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The Drought of 2007

11/14/2007
This scattered chunk rock was barely within reach of deep-diving crankbaits last summer. 

The drought of 2007 has taken a severe toll on our nation and our fisheries. Reservoirs, lakes, ponds, rivers and streams are at all-time lows. In this three-part series we'll take a look at the drought's severity across the country, how it affects our sport and how we, as anglers, can turn these conditions to our advantage without damaging our resource.

How bad is it?

2007 has been a tough year. Lack of rain combined with extreme heat has wreaked havoc across our country. There are a variety of ways to measure its effects but the result is the same. The U.S. Drought Monitor, a governmental supported reporting agency, classifies drought conditions as exceptional, extreme, severe, moderate and abnormally dry.

As of Thursday, November 8, 2007, at least half of California was classified as extreme or severe. Nevada, Idaho, Utah and Arizona weren't any better. Portions of southern Ohio and eastern Kentucky were classified as extreme to severe. Eastern Tennessee as well as huge areas in North Carolina, South Carolina, Georgia and Alabama were classified as exceptional — conditions only expected every 50 years.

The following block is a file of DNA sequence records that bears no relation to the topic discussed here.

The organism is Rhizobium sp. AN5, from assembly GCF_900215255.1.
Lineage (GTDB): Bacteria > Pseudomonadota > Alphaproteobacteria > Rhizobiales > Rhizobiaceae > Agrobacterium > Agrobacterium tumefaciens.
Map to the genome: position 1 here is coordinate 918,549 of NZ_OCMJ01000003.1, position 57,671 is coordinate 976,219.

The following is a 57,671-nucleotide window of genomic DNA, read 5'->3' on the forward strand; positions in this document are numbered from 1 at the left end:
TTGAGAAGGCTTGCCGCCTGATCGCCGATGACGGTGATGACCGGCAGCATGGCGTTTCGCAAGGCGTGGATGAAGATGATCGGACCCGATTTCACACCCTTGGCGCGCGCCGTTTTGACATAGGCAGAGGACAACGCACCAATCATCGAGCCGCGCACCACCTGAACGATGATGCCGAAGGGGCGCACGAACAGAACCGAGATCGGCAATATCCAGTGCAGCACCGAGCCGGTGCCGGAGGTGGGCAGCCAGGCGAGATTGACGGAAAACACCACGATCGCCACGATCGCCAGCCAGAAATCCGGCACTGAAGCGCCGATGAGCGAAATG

To get a true perspective on this state of affairs, consider that it's actually a little better now thanks to heavy rains in some parts of the country in October and early November.

Our reservoirs are being affected accordingly. The great western canyon reservoirs are frighteningly low. So low, in fact, that it'll take years of normal rainfall to restore them to normal levels and allow their ecological systems to stabilize.

At legendary fisheries such as Buggs Island, Dale Hollow and Douglas Lake, ramps are closed, forcing anglers to drive many miles to launch their boats. At Dale Hollow the situation is so bad that the guides are docking their boats at the end of houseboat ramps for fear they won't be able to launch this winter.

As of this writing, water levels on Georgia's Lake Lanier are in danger of dropping to the point that the lake will no longer be able to supply Atlanta with drinking water. Can you imagine Lake Sidney Lanier going dry? That would have been laughable a year ago.

The Mississippi, Ohio, Cumberland and Tennessee rivers are suffering from low water levels and a lack of current flow. Places in the Ohio and the Mississippi are actually stagnant from these conditions.

Proposed solutions to this crisis cover a wide gambit. In some locales conservation is the key, both voluntary and government imposed. In other areas the solutions are more mercenary — withholding water and suing over who gets what, where and when. In Georgia, Governor Sonny Perdue has turned to public prayer.

Some see global warming as the culprit; others say it's just the normal cycling of our climate. Others blame mankind's gluttony. No matter the immediate cause, however, all agree that the short-term solution is rain, and lots of it.

As bad as the situation is, however, all is not lost, at least as far as our fisheries are concerned. Low water levels can actually help some waters by improving the habitat and concentrating the fish. In Part 2 of this drought series, we'll see what professional fisheries biologists have to say about how this happens and why it's good for some waters.